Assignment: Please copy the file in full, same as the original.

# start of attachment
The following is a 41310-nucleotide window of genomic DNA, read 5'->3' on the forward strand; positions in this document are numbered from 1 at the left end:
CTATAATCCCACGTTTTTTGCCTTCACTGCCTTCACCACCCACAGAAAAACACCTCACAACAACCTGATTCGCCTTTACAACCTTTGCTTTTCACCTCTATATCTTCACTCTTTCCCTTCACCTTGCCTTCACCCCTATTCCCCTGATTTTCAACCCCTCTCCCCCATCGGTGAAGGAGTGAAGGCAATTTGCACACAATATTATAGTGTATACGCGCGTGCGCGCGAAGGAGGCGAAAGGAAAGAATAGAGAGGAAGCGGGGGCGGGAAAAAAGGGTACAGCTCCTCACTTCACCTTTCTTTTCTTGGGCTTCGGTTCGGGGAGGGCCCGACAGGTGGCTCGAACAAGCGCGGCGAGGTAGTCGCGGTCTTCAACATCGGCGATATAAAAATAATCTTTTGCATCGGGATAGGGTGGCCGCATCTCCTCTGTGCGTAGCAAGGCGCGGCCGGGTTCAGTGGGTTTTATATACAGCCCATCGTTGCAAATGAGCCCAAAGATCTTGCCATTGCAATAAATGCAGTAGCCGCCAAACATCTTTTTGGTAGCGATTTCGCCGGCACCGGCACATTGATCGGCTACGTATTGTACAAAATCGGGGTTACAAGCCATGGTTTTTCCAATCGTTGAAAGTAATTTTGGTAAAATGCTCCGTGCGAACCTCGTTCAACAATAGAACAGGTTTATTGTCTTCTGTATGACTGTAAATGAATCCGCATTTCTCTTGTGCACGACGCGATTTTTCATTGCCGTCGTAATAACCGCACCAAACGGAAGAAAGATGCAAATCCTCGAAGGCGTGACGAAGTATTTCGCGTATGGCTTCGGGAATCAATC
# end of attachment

The following is a 41310-nucleotide window of genomic DNA, read 5'->3' on the forward strand; positions in this document are numbered from 1 at the left end:
CTATAATCCCACGTTTTTTGCCTTCACTGCCTTCACCACCCACAGAAAAACACCTCACAACAACCTGATTCGCCTTTACAACCTTTGCTTTTCACCTCTATATCTTCACTCTTTCCCTTCACCTTGCCTTCACCCCTATTCCCCTGATTTTCAACCCCTCTCCCCCATCGGTGAAGGAGTGAAGGCAATTTGCACACAATATTATAGTGTATACGCGCGTGCGCGCGAAGGAGGCGAAAGGAAAGAATAGAGAGGAAGCGGGGGCGGGAAAAAAGGGTACAGCTCCTCACTTCACCTTTCTTTTCTTGGGCTTCGGTTCGGGGAGGGCCCGACAGGTGGCTCGAACAAGCGCGGCGAGGTAGTCGCGGTCTTCAACATCGGCGATATAAAAATAATCTTTTGCATCGGGATAGGGTGGCCGCATCTCCTCTGTGCGTAGCAAGGCGCGGCCGGGTTCAGTGGGTTTTATATACAGCCCATCGTTGCAAATGAGCCCAAAGATCTTGCCATTGCAATAAATGCAGTAGCCGCCAAACATCTTTTTGGTAGCGATTTCGCCGGCACCGGCACATTGATCGGCTACGTATTGTACAAAATCGGGGTTACAAGCCATGGTTTTTCCAATCGTTGAAAGTAATTTTGGTAAAATGCTCCGTGCGAACCTCGTTCAACAATAGAACAGGTTTATTGTCTTCTGTATGACTGTAAATGAATCCGCATTTCTCTTGTGCACGACGCGATTTTTCATTGCCGTCGTAATAACCGCACCAAACGGAAGAAAGATGCAAATCCTCGAAGGCGTGACGAAGTATTTCGCGTATGGCTTCGGGAATCAATC